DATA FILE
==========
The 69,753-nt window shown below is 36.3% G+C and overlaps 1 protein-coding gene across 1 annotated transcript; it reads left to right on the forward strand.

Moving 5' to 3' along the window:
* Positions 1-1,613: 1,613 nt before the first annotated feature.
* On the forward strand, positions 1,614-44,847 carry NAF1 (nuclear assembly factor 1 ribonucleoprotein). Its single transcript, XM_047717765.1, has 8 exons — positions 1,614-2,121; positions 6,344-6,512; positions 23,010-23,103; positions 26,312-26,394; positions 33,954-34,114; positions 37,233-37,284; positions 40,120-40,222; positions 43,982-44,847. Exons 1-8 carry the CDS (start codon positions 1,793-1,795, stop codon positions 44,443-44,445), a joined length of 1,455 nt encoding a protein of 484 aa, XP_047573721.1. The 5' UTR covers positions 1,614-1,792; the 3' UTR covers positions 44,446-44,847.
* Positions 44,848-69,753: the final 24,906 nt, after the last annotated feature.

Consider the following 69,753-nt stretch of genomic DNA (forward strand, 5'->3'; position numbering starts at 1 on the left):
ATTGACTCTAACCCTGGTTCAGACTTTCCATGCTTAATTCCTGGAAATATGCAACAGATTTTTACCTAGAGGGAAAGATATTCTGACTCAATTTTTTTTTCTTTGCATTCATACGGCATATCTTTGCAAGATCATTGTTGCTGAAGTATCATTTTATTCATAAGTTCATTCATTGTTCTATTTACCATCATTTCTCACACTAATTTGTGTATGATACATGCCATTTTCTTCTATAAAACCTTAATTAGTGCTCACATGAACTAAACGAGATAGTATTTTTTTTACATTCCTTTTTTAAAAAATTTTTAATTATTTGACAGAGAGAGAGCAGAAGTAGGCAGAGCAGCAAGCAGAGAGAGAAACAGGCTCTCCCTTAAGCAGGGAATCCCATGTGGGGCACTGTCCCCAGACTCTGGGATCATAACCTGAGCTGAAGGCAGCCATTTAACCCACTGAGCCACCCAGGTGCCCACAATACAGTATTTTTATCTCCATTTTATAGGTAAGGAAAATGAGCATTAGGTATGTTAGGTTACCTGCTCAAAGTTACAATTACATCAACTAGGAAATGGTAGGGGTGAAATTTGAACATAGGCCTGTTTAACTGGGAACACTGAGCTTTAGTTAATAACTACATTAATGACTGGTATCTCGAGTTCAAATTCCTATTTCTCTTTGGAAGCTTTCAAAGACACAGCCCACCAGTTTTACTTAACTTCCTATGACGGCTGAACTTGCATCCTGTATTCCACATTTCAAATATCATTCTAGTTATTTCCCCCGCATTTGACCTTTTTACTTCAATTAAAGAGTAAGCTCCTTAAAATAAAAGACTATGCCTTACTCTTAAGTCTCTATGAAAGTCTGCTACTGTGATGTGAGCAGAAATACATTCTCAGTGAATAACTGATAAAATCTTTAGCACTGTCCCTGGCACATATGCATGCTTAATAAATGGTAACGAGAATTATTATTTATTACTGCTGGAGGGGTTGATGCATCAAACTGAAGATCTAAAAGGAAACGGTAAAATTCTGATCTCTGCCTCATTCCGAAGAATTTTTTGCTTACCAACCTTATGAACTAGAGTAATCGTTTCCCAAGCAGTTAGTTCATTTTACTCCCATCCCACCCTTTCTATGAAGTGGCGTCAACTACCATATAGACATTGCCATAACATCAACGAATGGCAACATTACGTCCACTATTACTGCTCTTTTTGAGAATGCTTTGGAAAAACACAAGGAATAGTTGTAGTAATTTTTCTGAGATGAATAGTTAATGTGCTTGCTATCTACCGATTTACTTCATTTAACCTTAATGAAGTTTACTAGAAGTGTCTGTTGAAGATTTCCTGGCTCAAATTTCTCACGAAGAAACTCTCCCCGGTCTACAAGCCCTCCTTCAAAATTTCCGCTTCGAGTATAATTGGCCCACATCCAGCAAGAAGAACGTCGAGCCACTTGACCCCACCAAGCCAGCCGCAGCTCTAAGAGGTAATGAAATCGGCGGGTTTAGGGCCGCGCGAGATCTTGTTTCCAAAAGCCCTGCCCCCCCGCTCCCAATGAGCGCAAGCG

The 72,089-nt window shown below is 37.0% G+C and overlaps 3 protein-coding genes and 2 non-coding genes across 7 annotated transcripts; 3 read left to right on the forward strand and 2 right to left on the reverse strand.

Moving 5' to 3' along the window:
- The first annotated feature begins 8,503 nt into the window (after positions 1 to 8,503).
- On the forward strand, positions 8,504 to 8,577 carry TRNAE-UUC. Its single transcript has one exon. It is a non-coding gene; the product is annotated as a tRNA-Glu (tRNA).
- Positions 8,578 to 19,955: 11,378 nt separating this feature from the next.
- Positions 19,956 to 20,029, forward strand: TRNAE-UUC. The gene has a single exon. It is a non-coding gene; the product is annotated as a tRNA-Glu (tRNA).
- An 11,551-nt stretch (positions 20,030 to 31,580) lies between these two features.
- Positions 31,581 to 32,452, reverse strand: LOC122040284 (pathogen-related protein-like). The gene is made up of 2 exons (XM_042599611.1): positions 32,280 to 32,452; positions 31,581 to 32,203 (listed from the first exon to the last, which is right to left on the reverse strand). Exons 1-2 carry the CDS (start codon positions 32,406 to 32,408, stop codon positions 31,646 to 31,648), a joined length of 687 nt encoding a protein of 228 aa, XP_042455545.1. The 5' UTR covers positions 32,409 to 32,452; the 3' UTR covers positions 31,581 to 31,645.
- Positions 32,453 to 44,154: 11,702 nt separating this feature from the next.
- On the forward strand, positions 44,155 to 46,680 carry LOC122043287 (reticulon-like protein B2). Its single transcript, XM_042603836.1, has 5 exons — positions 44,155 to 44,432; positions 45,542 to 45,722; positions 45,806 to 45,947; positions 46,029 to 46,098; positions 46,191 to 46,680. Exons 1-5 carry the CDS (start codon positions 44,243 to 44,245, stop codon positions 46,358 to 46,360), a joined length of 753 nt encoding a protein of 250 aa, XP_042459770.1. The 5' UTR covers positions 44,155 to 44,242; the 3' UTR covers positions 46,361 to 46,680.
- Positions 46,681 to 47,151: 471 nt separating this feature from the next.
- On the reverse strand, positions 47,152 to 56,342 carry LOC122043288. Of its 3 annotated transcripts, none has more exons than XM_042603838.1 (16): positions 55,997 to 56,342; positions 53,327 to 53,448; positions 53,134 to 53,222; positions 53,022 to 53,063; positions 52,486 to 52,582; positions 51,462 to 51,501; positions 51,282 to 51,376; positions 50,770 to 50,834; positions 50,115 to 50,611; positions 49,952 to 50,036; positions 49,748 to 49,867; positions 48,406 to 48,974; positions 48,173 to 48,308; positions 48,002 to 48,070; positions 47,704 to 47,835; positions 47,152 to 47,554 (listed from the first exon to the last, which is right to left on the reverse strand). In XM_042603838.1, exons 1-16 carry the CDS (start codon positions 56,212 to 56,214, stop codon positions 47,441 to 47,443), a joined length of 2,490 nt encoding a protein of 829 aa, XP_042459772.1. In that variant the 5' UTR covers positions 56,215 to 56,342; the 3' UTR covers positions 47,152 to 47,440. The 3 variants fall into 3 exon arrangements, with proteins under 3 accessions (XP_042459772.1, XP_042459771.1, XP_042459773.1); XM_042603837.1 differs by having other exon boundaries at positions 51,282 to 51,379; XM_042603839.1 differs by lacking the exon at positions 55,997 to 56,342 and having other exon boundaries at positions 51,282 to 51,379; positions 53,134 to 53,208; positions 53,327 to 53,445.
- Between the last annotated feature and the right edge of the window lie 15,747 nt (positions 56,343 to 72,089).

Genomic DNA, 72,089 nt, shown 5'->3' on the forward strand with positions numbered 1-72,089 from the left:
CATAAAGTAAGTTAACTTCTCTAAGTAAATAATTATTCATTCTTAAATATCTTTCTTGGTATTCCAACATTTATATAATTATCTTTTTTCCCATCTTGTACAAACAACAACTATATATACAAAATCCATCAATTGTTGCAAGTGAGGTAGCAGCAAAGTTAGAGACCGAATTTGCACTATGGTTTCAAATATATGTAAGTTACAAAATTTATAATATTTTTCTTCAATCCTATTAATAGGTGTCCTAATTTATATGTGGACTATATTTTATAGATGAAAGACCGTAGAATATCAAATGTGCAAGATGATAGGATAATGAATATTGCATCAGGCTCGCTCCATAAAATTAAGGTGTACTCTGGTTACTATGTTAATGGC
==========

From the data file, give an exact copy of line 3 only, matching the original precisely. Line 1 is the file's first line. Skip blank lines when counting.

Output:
* Positions 1-1,613: 1,613 nt before the first annotated feature.